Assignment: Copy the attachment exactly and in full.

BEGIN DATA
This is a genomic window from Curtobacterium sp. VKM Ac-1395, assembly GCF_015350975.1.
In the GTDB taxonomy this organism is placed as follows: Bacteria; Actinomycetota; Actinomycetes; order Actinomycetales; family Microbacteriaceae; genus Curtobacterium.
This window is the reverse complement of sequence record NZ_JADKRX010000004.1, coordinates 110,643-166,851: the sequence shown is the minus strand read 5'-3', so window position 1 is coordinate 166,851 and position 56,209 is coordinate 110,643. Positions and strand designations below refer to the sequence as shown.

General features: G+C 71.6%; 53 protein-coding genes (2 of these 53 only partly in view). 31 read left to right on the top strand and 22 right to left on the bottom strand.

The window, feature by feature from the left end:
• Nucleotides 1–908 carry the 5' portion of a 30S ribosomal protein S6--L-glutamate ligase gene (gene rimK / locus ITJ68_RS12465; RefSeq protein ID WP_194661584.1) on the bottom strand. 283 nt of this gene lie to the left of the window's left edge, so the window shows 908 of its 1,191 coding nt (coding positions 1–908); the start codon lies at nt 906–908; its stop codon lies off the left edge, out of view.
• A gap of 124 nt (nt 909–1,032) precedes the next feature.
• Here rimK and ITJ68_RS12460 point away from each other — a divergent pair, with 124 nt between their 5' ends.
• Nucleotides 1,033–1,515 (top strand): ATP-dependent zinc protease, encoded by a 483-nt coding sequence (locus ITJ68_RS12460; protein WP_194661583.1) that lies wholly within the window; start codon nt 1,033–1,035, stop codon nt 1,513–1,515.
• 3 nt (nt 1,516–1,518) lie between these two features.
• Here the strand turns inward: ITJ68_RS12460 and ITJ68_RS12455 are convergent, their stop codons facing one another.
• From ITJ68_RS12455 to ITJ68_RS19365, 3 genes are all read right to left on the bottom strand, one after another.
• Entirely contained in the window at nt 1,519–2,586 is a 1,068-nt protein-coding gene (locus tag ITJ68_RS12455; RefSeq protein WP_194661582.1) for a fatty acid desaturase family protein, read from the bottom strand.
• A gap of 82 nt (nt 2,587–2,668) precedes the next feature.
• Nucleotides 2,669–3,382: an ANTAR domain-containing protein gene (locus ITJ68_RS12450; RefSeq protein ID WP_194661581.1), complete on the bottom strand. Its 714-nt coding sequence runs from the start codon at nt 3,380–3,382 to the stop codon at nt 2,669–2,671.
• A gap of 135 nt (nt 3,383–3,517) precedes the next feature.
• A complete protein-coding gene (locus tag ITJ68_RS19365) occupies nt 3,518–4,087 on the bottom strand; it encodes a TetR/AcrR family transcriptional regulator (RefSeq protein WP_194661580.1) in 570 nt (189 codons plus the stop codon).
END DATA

This is a genomic window from Curtobacterium sp. VKM Ac-1395, assembly GCF_015350975.1.
In the GTDB taxonomy this organism is placed as follows: Bacteria; Actinomycetota; Actinomycetes; order Actinomycetales; family Microbacteriaceae; genus Curtobacterium.
This window is the reverse complement of sequence record NZ_JADKRX010000004.1, coordinates 110,643-166,851: the sequence shown is the minus strand read 5'-3', so window position 1 is coordinate 166,851 and position 56,209 is coordinate 110,643. Positions and strand designations below refer to the sequence as shown.

General features: G+C 71.6%; 53 protein-coding genes (2 of these 53 only partly in view). 31 read left to right on the top strand and 22 right to left on the bottom strand.

The window, feature by feature from the left end:
• Nucleotides 1–908 carry the 5' portion of a 30S ribosomal protein S6--L-glutamate ligase gene (gene rimK / locus ITJ68_RS12465; RefSeq protein ID WP_194661584.1) on the bottom strand. 283 nt of this gene lie to the left of the window's left edge, so the window shows 908 of its 1,191 coding nt (coding positions 1–908); the start codon lies at nt 906–908; its stop codon lies off the left edge, out of view.
• A gap of 124 nt (nt 909–1,032) precedes the next feature.
• Here rimK and ITJ68_RS12460 point away from each other — a divergent pair, with 124 nt between their 5' ends.
• Nucleotides 1,033–1,515 (top strand): ATP-dependent zinc protease, encoded by a 483-nt coding sequence (locus ITJ68_RS12460; protein WP_194661583.1) that lies wholly within the window; start codon nt 1,033–1,035, stop codon nt 1,513–1,515.
• 3 nt (nt 1,516–1,518) lie between these two features.
• Here the strand turns inward: ITJ68_RS12460 and ITJ68_RS12455 are convergent, their stop codons facing one another.
• From ITJ68_RS12455 to ITJ68_RS19365, 3 genes are all read right to left on the bottom strand, one after another.
• Entirely contained in the window at nt 1,519–2,586 is a 1,068-nt protein-coding gene (locus tag ITJ68_RS12455; RefSeq protein WP_194661582.1) for a fatty acid desaturase family protein, read from the bottom strand.
• A gap of 82 nt (nt 2,587–2,668) precedes the next feature.
• Nucleotides 2,669–3,382: an ANTAR domain-containing protein gene (locus ITJ68_RS12450; RefSeq protein ID WP_194661581.1), complete on the bottom strand. Its 714-nt coding sequence runs from the start codon at nt 3,380–3,382 to the stop codon at nt 2,669–2,671.
• A gap of 135 nt (nt 3,383–3,517) precedes the next feature.
• A complete protein-coding gene (locus tag ITJ68_RS19365) occupies nt 3,518–4,087 on the bottom strand; it encodes a TetR/AcrR family transcriptional regulator (RefSeq protein WP_194661580.1) in 570 nt (189 codons plus the stop codon).